Friday, April 26, 2013

Crowdfunding - Who Can Use It?

Crowdfunding - Who Can Use It?

This past week, the internet community has been a buzz with Zach Braff starting his Kickstarter campaign for his new film WISH YOU WERE HERE. This on the heels of the VERONICA MARS fund raising operation, that had a overwhelming response for the cancelled show to be greenlit for a feature film.

Let me give you some background on the term Crowdfunding. Crowdfunding is exactly what it sounds like; someone has an idea for a gadget, a book or a movie (just to name a few examples) and that person then reaches out to the general public to help raise funds for the project. Typically, the donator will receive something in return; possibly a pre-released version of the project, maybe a walk on role in the movie or even be given a higher credit and really be involved in the process behind the scenes. Sites like Kickstarter and IndieGoGo have helped so many projects become a reality for struggling creators. It's designed for Independent projects.

The biggest riff this week was based on a big fish like Zach Braff wanting to swim in the little pool, with the feeling he will hog all the food. Braff, the writer and actor behind the successful GARDEN STATE reached out to his audience and asked for help, claiming he wanted to make this film, yet remaining creative and giving up no rights that are often restricted by production studios. He wants to make his movie, his way...I can respect that.

Let's be realistic and look at both sides of the Crowdfunding debate.

The Bad - Who deserves your money? Many independent filmmakers are nervous and feel that with someone like Zach Braff having an extremely successful campaign (raising the almost $2 million dollar budget within the first 48 hours), no money will be left for us. The real fear is that more "celebrities" will now turn to this measure, ruining the purpose that sites like Kickstarter were designed for.

Braff has his own fan base but is now also reaching for our limited group, so there are two possibilities here - Yes, it is indeed possible that potential funds that were designated to come our way, will now, in fact, go to him. Let's say I want to ask for $2,000 to make my first feature film. Yes, I'm aware that's almost nothing but to many, this achieves a dream and can be a game changer. So, in essence we need 20 people to each donate $100. Now, what if those same 20 people look at Braff's campaign and notice how polished it is. In his teaser/pitch trailer he gives you stars that are recognizable, flaunts his award winning GARDEN STATE that screams "I'm successful" and drops terms like "Final Cut", even explaining that if he has to deal with a big studio, they will compromise his "vision". To the first time Kickstarter viewer, this all seems extremely appealing. I don't know about you, but I don't have any famous friends that are on major hit TV shows to use at my leisure. One would have to ask, Braff must have millions, right? Make the movie yourself you greedy turd!!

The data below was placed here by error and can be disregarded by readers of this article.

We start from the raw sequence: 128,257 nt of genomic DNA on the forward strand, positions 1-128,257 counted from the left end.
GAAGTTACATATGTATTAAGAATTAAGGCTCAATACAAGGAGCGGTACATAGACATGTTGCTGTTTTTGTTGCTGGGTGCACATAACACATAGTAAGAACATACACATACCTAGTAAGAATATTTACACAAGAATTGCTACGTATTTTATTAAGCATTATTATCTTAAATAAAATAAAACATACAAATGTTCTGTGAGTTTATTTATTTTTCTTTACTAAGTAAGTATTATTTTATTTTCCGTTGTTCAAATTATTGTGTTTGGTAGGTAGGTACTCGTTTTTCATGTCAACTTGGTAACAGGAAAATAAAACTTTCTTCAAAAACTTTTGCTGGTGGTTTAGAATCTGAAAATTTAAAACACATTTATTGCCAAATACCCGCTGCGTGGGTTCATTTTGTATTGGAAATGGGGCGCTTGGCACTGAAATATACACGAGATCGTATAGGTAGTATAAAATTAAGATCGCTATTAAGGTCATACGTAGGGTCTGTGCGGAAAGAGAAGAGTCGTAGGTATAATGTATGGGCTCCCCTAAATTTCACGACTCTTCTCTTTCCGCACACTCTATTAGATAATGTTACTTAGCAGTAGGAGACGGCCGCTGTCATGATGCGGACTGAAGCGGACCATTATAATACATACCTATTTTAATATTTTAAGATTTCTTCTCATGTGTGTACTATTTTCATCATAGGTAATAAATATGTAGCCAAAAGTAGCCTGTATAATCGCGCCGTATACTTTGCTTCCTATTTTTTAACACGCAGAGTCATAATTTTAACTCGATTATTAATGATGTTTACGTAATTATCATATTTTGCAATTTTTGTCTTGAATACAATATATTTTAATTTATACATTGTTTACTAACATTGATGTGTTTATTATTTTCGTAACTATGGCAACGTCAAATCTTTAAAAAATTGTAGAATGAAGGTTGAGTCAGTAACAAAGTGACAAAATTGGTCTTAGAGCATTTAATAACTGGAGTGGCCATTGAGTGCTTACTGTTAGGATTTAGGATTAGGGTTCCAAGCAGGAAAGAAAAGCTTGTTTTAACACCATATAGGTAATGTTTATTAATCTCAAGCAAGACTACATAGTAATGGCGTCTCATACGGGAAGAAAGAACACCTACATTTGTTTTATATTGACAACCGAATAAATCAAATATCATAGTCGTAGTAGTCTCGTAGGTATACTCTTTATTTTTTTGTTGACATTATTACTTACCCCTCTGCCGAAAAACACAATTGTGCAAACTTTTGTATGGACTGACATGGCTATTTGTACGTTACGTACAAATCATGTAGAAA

Now...hold on a second...let's look at the other side

As a fellow struggling filmmaker I had to step back and congratulate Mr Braff for putting together an amazing campaign. If you look at his page, it is full of information, the pitch is done slickly and makes me only want to work harder. Plus, what if he is actually creating an awareness about crowdfunding, thus helping us have a wider audience to reach? Is it possible? I think it can be...let's say his 28,000 donator's (as of now) all have an amazing experience; he delivers on every promise and makes them all feel they got exactly what they wanted, because, admittedly, crowdfunding has a few tarnishes on it from untrustworthy organizers. This could shine a new light on this, give us a new influx of people who want to be involved and we can make more!

Honestly, if people have an opportunity to stand behind someone or something they believe in, they have that right. Donating is just that...a donation. It's your money and no one can tell you how to spend it. If you feel you're getting something out of it, than why should anyone else question it. As someone who has launched two successful crowdfunding campaigns I can say this - I couldn't do it without you, I mean that. It's amazing to hear the kind things that people enclose in messages, the feeling I get to hear  that someone else is living through's overwhelming. Zach has done one thing, at least for me...his presentation has made me realize I need to step up my game. I need to offer the best I can offer, I need to work harder and I need to make the best product I can make or I will lose the faith that has been given to me by others.

The bottom line is this - I'm at the bottom of this creating spectrum, a true independent. I'm hoping that Zach's success will create a trickle down effect and all the rest of the little fish in this big pond will be able to eat too. To the creators, make it count...make it your best effort. To the donator's; when you donate a few bucks, you are literally changing someone's life for the better.

Want to look at my project?

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